You'd Be Surprised Americans Save This Little Each Year

NEW YORK (MainStreet)—Americans are notoriously terrible savers and typically save less than 5% of their disposable personal income each year.

The American consumer is woefully lacking in saving for both emergencies and their retirement.

A survey conducted by Harris Interactive found that Americans would rather stay debt-ridden and often put their physical appearance ahead of their financial state. A whopping 72% of Americans would rather keep their current debt than gain 25 pounds and be completely debt free. The June 2013 survey was conducted online among 2,021 Americans ages 18 and older.

Nearly two-thirds of adults (64%) think about their physical appearance more than their debt. 68% of women were more likely to agree with this statement than men (61%). The survey also revealed that 70% care more about their physical health than their financial health.

"We've become somewhat of a country of excess and the ability to borrow has been so cheap and easy," said Ken Lin, founder and CEO of Credit Karma, a San Francisco-based financial management site which tracks consumers' debt and assets and compares it to others. "The abundance of credit in the U.S. has given consumers a lot of reasons to spend instead of saving. Our spending behavior is very much keeping up with the Joneses. You really need to have a lot of self discipline."

Most Americans wait too long to start saving for retirement, said Greg McBride, senior financial analyst for Bankrate.com.

"Americans like their stuff," he said. "It is a lot of materialism."

The household savings rate 30 to 40 years ago was 10% compared to 4% now.

"People don't save enough," McBride said. "Savings is unfortunately not the priority that it used to be."

Incomes have also not kept up with expenses compared to 30 to 40 years ago since consumers are now buying larger houses, families own more than one car and there are TVs in every room, he said.

Individuals now have more "burdens for future healthcare costs and retirement," McBride said.

"The need for savings is even greater," he said.

Only one in four Americans has adequate emergency savings or at least six months of savings, and that percentage has not changed much in the past couple of years because of stagnant income and high household expenses, McBride said. Long-term unemployment is more of an issue now compared to a few decades ago.

"People now recognize they are not having a whole lot of success in moving the needle," McBride said.

Consumers should force themselves to live on less money and have a portion of their paycheck direct deposited into a savings account.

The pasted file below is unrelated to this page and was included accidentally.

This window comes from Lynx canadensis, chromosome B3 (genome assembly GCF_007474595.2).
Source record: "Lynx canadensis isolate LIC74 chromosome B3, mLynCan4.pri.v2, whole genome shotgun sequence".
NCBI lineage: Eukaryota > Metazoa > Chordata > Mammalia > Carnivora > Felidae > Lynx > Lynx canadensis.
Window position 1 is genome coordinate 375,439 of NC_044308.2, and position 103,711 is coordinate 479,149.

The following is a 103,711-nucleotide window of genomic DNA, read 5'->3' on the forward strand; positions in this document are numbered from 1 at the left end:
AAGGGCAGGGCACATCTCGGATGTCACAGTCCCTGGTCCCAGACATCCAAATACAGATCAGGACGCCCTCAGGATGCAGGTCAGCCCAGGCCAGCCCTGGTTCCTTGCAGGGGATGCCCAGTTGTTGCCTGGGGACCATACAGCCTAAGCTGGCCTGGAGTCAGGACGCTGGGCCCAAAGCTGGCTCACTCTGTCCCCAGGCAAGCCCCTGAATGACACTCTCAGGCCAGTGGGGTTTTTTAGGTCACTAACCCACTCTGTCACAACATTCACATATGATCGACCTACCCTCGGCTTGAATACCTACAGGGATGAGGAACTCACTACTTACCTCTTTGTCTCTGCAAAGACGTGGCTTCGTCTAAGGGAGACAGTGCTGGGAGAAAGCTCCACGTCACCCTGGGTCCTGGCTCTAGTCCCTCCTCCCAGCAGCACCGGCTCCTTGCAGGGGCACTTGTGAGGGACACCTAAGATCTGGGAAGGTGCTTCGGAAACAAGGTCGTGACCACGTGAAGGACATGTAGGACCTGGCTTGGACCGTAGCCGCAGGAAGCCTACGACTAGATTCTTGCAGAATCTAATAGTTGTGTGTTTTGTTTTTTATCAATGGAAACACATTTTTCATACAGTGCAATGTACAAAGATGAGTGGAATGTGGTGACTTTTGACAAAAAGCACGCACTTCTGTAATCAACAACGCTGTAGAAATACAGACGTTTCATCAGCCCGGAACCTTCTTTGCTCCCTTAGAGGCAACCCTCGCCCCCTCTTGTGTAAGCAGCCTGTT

"You have to prioritize your savings," McBride said. "That is the essence of building wealth. If you want to build wealth, you have to spend less than you make."

In addition to examining your expenses and looking for ways to cut back, shopping around for car and home insurance can save you hundreds of dollars. Refinancing your mortgage still remains an option.

"Track your spending and know where every dollar is going." he said. "That is where you are going to maximize your savings opportunities."

A recent National Foundation for Credit Counseling (NFCC) online poll revealed that close to one in five consumers or (18%) believe that carrying credit card debt over from month to month is a responsible way to manage his or her finances.

"This data suggests that not only are many Americans are using credit cards to fund a lifestyle their income can't support, but they are comfortable doing so," said Gail Cunningham, spokesperson for the NFCC.

One way to add money to your budget is to adjust your withholding allowances, she said. The average income tax refund in recent years is near $3,000. This means that people could have an extra $250 each month. To find out the proper number of allowances to claim, go to www.IRS.gov and type "withholding allowances" in the search box. A worksheet will come up that the employee can complete and be told the right number of deductions for his individual situation.

"People always tell me that they can't afford to save," Cunningham said. "My answer is that you can't afford not to."

Brian Kim, who is a teacher, investor, writer and speaker, believes the best way to save more money is to make a bit more money through a flexible, part-time job in addition to your regular job. He recommends working one to three hours several times a week as a tutor or customer service representative at the local home improvement store.

"The usual money-saving tips stress not spending money," he said. "These tips are fine, but they stress frugality to a degree that most Americans cannot live up to. So make a bit more, buy yourself that latte or a new dress with the extra income and save the rest. The extra income is that extra margin of error that we all need to save more."

The extra income he earns as a tutor motivates him to save even more as he watches his earnings accumulate.

"When I want to treat myself, I can do so with confidence and enjoyment," Kim said.

Consumers can also get organized and sell unneeded items on eBay or Craigslist or hold a yard sale. Even small proceeds can accumulate surprisingly quickly, said Kevin Gallegos, vice president of the Phoenix, Ariz. operations for Freedom Financial Network.

Redeem your credit card rewards and see if you can convert the rewards into cash or gift cards, he said.

Join a warehouse club - many people tend to overlook it, Gallegos said.

"Many things don't come in large quantities and don't perish easily and there are many 'individual' items ranging from gift items to books to automobile tires," he said. "Or team up with friends, neighbors, or family members to split large purchases."

--Written by Ellen Chang for MainStreet

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